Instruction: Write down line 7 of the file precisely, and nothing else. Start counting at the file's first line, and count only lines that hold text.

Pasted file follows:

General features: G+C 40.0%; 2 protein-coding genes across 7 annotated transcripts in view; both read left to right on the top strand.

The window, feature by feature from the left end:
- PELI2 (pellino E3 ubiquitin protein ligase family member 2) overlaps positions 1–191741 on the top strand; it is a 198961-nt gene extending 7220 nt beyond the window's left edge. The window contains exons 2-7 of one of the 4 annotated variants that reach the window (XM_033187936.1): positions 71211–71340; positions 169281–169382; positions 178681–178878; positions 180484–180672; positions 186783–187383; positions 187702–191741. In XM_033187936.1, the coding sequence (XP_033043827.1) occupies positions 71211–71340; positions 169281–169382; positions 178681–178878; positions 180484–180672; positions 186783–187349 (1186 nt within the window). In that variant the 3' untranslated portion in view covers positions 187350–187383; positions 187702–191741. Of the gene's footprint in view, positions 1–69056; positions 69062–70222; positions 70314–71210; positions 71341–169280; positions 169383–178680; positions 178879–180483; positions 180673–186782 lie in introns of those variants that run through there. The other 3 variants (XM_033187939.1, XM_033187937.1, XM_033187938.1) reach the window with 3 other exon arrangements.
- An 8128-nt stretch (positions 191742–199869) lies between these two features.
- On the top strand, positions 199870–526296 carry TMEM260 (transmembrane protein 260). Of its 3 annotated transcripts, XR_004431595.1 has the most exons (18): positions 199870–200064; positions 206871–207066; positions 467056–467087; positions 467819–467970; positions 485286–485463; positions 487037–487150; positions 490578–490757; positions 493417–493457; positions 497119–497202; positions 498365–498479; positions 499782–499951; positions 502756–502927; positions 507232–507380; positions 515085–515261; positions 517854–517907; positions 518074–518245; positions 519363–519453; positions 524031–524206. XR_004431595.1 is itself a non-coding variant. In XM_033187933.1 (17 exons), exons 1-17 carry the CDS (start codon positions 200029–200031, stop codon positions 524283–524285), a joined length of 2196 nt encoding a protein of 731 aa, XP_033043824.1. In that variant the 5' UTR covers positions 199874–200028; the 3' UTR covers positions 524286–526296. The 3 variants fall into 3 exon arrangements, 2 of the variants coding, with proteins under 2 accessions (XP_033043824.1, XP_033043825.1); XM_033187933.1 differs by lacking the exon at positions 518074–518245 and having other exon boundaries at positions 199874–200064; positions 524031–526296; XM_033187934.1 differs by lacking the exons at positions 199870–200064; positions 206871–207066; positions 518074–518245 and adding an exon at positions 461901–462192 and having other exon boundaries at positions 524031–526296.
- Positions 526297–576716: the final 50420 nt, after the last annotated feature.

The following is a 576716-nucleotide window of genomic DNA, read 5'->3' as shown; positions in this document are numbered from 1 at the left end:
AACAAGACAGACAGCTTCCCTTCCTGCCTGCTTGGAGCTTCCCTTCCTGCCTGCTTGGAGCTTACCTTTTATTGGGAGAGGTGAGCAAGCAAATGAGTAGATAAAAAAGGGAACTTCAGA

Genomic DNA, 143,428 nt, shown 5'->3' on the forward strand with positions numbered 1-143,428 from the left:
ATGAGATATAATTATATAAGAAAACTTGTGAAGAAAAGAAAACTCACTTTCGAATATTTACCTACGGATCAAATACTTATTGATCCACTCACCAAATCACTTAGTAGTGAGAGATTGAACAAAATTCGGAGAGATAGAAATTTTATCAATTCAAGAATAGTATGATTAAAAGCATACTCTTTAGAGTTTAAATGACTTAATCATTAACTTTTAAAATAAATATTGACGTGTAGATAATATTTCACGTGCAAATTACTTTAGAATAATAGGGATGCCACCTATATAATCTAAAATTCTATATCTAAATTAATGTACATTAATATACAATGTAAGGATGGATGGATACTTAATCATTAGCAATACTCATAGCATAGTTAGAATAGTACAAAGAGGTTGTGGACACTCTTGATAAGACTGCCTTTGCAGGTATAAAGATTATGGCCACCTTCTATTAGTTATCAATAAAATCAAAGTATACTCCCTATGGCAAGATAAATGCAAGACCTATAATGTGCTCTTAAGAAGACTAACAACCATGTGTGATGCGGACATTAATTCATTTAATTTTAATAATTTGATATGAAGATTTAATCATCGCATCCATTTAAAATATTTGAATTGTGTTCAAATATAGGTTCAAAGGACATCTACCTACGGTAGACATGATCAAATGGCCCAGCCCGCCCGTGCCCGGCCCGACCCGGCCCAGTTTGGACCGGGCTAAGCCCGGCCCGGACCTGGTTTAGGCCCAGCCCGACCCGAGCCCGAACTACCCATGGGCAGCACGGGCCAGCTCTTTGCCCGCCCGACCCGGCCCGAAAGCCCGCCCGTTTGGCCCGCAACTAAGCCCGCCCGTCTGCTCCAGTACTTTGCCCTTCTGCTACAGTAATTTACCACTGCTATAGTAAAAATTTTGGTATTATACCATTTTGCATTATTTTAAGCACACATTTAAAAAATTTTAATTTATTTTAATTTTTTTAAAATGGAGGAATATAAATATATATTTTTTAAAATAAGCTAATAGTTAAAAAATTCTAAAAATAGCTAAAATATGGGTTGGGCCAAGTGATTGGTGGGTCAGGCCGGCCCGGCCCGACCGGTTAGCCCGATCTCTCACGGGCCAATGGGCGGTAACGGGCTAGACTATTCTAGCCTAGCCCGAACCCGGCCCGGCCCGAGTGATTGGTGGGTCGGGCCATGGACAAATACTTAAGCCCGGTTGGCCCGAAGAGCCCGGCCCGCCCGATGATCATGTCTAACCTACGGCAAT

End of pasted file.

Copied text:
The following is a 576716-nucleotide window of genomic DNA, read 5'->3' as shown; positions in this document are numbered from 1 at the left end: